Many Indigenous people of all ages worked in Fraser Valley hop farms in the early 1900s. (Chilliwack Museum and Archives)

Craft beer hop farm in Stó:lō territory slated to be one of Canada’s largest

By Andrew Seal and Taranjit Singh

It’s just a muddy, 52-hectare field in the middle of Seabird Island First Nation, but in a couple of months it will be lined with budding green hops as far as the eye can see.

“When we went out there and looked at the land, smelled the earth and examined some soil samples, we were speechless,” says Alex Blackwell, managing director at Fraser Valley Hop Farms.

“We immediately became convinced this was the best place for us to plant.”
The Stó:lō haven’t been widely known as tillers of soil, yet Seabird Island First Nation is embracing farming to make use of their most abundant resource: land.

“The area around the 49th parallel produces some of the best hops in the world,” says Blackwell.

In fact, the Fraser Valley used to be the largest hop-growing area in the British Commonwealth and many Stó:lō worked as hop-pickers in the late-19th and early-20th centuries, providing them with a seasonal income between the summer and fall salmon runs.

Prohibition, tax-incentives south of the border, and the popularity of low-hop beer caused the B.C. hop industry to dwindle. In 1936 hops sold for $1.98 per pound. By 1996, the price had only increased to $2.98. But now hops is selling for $15-$20 per pound, thanks to the popularity of craft beer.

Fraser Valley Hop Farms is seeking to capitalize on these soaring hops prices, but finding a place to raise the crop in the Lower Mainland isn’t easy. That’s where Seabird Island comes in.

‘Pristine’ agricultural land

The hop farm only occupies a small portion of Seabird Island’s 700 hectares of agricultural land, most of which is leased out to local farmers by the First Nation’s development corporation, Sqéwqel. The vision statement for Sqéwqel is to work to “rebuild the traditional skill and knowledge that empower them to become fully self-sufficient and self-reliant in today’s world.”

At a time when many reserves are starting to lease land out for residential development, Seabird plans to stick to agriculture.

“We are not interested in giving up arable land for subdivisions,” says Tyrone McNeil, vice-president of Stó:lō Tribal Council and director of Sqéwqel Development Corporation.

“In our fifty-year plan, we recognize that agricultural land is going to become worth considerably more than it is today in terms of its relation to residential land.”

This has been a point of contention, though, not only at Seabird, but in many Stó:lō communities.

The Land Question

The members of Yakweakwioose First Nation, located about 30 kilometres southwest of Seabird Island, have different ideas on what to do with the 16-hectare farm that occupies about 80 per cent of their reserve.

“Some [band members] are trying to combine their acreage [of the farm] and get it developed,” says former chief Frank Malloway.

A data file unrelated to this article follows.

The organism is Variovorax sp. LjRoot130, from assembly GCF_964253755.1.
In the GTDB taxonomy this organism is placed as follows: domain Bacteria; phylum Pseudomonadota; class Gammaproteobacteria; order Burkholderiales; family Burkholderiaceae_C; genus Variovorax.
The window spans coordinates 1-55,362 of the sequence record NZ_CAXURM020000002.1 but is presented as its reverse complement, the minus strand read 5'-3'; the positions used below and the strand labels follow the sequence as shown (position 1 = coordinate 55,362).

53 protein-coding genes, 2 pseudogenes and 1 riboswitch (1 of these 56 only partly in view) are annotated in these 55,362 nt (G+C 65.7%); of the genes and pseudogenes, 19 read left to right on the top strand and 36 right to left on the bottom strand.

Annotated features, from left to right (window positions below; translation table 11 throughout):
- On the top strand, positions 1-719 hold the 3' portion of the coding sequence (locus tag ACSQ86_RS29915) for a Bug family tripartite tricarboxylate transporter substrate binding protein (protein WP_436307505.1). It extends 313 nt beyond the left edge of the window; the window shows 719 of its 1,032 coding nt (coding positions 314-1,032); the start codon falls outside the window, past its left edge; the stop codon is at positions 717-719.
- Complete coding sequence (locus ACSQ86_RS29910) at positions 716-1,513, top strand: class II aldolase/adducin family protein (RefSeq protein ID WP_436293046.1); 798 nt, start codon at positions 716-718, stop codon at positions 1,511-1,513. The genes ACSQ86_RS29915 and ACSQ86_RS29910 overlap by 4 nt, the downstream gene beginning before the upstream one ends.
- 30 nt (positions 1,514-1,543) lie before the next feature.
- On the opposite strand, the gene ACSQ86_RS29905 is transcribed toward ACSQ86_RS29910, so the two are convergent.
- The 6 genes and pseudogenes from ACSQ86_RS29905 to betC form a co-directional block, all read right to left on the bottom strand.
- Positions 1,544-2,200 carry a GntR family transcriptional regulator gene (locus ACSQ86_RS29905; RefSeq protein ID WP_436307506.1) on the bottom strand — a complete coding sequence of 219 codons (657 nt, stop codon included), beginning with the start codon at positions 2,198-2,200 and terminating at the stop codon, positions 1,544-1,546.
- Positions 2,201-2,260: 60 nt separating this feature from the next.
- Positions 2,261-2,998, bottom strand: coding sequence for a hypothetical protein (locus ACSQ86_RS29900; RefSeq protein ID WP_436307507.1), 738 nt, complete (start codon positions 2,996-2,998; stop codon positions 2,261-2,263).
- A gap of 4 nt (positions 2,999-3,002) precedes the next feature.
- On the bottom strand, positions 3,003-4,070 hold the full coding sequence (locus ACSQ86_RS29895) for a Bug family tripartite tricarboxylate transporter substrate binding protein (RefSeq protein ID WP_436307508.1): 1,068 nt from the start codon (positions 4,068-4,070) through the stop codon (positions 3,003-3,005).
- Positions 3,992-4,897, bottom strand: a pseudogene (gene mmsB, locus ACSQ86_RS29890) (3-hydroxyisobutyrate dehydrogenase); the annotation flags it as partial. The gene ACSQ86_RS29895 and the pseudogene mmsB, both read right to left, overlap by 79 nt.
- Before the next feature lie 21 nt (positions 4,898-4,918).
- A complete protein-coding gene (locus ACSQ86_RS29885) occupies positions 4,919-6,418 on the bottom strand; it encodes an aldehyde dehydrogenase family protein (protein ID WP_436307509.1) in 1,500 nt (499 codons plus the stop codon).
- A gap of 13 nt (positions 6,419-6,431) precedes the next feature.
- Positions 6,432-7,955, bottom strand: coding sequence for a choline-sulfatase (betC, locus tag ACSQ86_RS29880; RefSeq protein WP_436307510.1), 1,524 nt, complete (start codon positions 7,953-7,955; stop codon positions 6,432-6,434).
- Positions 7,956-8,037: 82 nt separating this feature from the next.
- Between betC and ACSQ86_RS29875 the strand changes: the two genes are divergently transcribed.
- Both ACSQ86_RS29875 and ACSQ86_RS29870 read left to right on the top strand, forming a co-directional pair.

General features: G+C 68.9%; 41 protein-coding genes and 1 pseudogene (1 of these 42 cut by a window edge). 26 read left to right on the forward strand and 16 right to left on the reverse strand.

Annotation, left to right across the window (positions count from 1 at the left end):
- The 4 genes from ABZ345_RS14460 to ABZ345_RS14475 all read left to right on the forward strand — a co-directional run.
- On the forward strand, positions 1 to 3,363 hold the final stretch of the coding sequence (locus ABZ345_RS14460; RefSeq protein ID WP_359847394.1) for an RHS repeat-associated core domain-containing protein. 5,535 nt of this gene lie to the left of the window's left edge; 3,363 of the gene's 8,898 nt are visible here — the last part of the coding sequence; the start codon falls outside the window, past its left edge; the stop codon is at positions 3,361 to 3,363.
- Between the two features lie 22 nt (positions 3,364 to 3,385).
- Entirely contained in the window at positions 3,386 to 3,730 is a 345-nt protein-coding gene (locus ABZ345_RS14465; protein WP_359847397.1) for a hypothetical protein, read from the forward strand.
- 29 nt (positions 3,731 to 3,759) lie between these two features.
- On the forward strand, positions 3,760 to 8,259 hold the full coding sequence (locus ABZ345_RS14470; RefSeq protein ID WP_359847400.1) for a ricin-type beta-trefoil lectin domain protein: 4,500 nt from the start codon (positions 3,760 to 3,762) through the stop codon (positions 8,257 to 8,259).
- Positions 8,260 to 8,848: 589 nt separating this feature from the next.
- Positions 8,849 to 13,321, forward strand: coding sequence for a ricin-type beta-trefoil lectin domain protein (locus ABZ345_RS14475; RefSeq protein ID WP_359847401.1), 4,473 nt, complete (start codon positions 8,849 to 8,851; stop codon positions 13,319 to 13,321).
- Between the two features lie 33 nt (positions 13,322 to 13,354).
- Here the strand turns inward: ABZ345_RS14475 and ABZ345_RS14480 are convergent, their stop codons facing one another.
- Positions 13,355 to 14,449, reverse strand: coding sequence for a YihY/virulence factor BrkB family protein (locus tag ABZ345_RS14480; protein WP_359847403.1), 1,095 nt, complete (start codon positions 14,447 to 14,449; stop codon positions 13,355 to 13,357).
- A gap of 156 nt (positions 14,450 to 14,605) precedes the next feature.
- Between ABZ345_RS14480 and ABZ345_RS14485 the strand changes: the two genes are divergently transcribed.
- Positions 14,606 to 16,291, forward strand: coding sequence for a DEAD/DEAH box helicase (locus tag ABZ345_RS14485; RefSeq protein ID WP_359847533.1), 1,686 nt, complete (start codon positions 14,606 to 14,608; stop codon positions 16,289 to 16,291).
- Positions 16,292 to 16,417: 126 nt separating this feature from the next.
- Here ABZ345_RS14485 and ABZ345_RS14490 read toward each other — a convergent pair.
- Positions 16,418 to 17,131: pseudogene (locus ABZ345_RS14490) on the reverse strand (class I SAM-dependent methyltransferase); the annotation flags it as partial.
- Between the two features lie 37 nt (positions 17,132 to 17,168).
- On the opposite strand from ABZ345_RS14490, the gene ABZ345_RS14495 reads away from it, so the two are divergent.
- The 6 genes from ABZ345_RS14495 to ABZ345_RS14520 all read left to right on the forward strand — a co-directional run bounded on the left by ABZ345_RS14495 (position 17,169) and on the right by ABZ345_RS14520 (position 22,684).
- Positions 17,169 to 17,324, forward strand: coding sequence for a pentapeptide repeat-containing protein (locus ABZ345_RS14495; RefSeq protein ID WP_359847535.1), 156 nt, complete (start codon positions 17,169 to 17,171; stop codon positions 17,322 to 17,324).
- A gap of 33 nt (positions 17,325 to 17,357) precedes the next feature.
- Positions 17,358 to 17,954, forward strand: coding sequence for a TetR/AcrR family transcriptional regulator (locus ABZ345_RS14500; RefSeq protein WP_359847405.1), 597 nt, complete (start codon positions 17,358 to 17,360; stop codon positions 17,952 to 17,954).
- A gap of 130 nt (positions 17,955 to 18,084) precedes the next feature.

“I don’t want the whole backyard filled up with houses. A few for our own members is fine, but not plugged up the way some of the other reserves are.”

The farm has a long history. It was started in the 1940s by then chief Richard Malloway, also a former-hop-picker.

“The neighbours were all farmers and he could see that they had income all year round,” says Frank Malloway, Richard’s son. “So he said, ‘I’m going to go [dairy] farming.’”

Chief Richard Malloway on his tractor at the farm in Yakweakwioose First Nation. (Elaine Malloway/University of the Fraser Valley)

Many other Stó:lō from nearby reserves, also seeking steady incomes, ventured into the dairy business around this time.

“My dad’s grandpa had a dairy farm [at Seabird Island] and was one of the biggest milk producers on this side of the Fraser. But when the province introduced the quota system, they didn’t provide any quota for our reserve so it pushed them out of dairy,” says Tyrone McNeil.

The quota system was implemented to regulate dairy supply and determine how much each farm could sell. The farmers at Seabird weren’t given any quota, and were barred from hiring lawyers to fight the province’s decision.

Richard and some of the other Indigenous farmers managed to survive the implementation of the quota, but tightening regulations continued to push them out of the market.

By the 1960s, all Fraser Valley farms were required to get a cooler for their milk. Richard was one of the few Stó:lō with enough savings to make the $2,500 purchase.

He soon became known in his community as the ‘last Stó:lō dairy farmer,” continuing until he retired in the 80s. The farm has since been leased out to non-Indigenous farmers, though its size has been reduced to make space for a longhouse and, recently, a small housing development for community members.

Young hop plants in a greenhouse waiting to be transferred to Seabird Island (Fraser Valley Hop Farms Inc.)

The Future of Farming

Leaders at Seabird Island First Nation are determined not to be pushed out of the farming business again and have set more land aside for agriculture, clearing an additional 80 hectares of shrub last year.

Fraser Valley Hop Farms are planning to expand their operation at Seabird to 140 hectares in the next two years. That could make Seabird Island the largest hop farm in Canada.

Alex Blackwell is hoping to forge strong connections to the community.

“We’re really happy to be working with Seabird, I think we’re going to build a strong relationship with them. We’re the new kids on the block but we’re looking forward to getting involved with the community and being able to offer jobs in the future.”

Andrew Seal is a Vancouver-based journalist with an interest in international issues, current affairs, and politics. Follow him on Twitter @AndyJSeal

Taran Dhillon is a Vancouver-based journalist with an interest in environment, cultures and international issues. Follow him on Twitter at @dhillonSr